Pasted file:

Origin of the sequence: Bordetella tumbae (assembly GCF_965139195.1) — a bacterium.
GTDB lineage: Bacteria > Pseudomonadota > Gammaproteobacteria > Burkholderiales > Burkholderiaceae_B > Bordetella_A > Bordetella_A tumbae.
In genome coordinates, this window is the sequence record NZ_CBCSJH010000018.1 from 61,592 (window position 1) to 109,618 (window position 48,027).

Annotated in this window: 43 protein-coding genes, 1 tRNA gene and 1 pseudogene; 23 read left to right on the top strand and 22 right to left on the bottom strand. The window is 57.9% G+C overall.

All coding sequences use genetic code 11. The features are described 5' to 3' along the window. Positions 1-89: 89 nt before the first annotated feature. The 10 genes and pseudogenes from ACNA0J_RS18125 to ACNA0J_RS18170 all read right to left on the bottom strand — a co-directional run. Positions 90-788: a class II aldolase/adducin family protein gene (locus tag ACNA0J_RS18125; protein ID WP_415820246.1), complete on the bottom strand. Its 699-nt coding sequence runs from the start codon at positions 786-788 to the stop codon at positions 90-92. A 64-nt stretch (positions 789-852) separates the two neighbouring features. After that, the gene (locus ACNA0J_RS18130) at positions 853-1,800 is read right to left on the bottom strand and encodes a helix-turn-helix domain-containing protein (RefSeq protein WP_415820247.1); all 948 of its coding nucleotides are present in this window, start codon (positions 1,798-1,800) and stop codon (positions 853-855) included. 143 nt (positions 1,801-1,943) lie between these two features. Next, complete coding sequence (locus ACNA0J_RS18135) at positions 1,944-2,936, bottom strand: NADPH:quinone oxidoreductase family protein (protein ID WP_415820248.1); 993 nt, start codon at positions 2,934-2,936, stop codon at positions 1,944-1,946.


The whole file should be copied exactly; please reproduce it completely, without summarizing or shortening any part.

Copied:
Origin of the sequence: Bordetella tumbae (assembly GCF_965139195.1) — a bacterium.
GTDB lineage: Bacteria > Pseudomonadota > Gammaproteobacteria > Burkholderiales > Burkholderiaceae_B > Bordetella_A > Bordetella_A tumbae.
In genome coordinates, this window is the sequence record NZ_CBCSJH010000018.1 from 61,592 (window position 1) to 109,618 (window position 48,027).

Annotated in this window: 43 protein-coding genes, 1 tRNA gene and 1 pseudogene; 23 read left to right on the top strand and 22 right to left on the bottom strand. The window is 57.9% G+C overall.

All coding sequences use genetic code 11. The features are described 5' to 3' along the window. Positions 1-89: 89 nt before the first annotated feature. The 10 genes and pseudogenes from ACNA0J_RS18125 to ACNA0J_RS18170 all read right to left on the bottom strand — a co-directional run. Positions 90-788: a class II aldolase/adducin family protein gene (locus tag ACNA0J_RS18125; protein ID WP_415820246.1), complete on the bottom strand. Its 699-nt coding sequence runs from the start codon at positions 786-788 to the stop codon at positions 90-92. A 64-nt stretch (positions 789-852) separates the two neighbouring features. After that, the gene (locus ACNA0J_RS18130) at positions 853-1,800 is read right to left on the bottom strand and encodes a helix-turn-helix domain-containing protein (RefSeq protein WP_415820247.1); all 948 of its coding nucleotides are present in this window, start codon (positions 1,798-1,800) and stop codon (positions 853-855) included. 143 nt (positions 1,801-1,943) lie between these two features. Next, complete coding sequence (locus ACNA0J_RS18135) at positions 1,944-2,936, bottom strand: NADPH:quinone oxidoreductase family protein (protein ID WP_415820248.1); 993 nt, start codon at positions 2,934-2,936, stop codon at positions 1,944-1,946.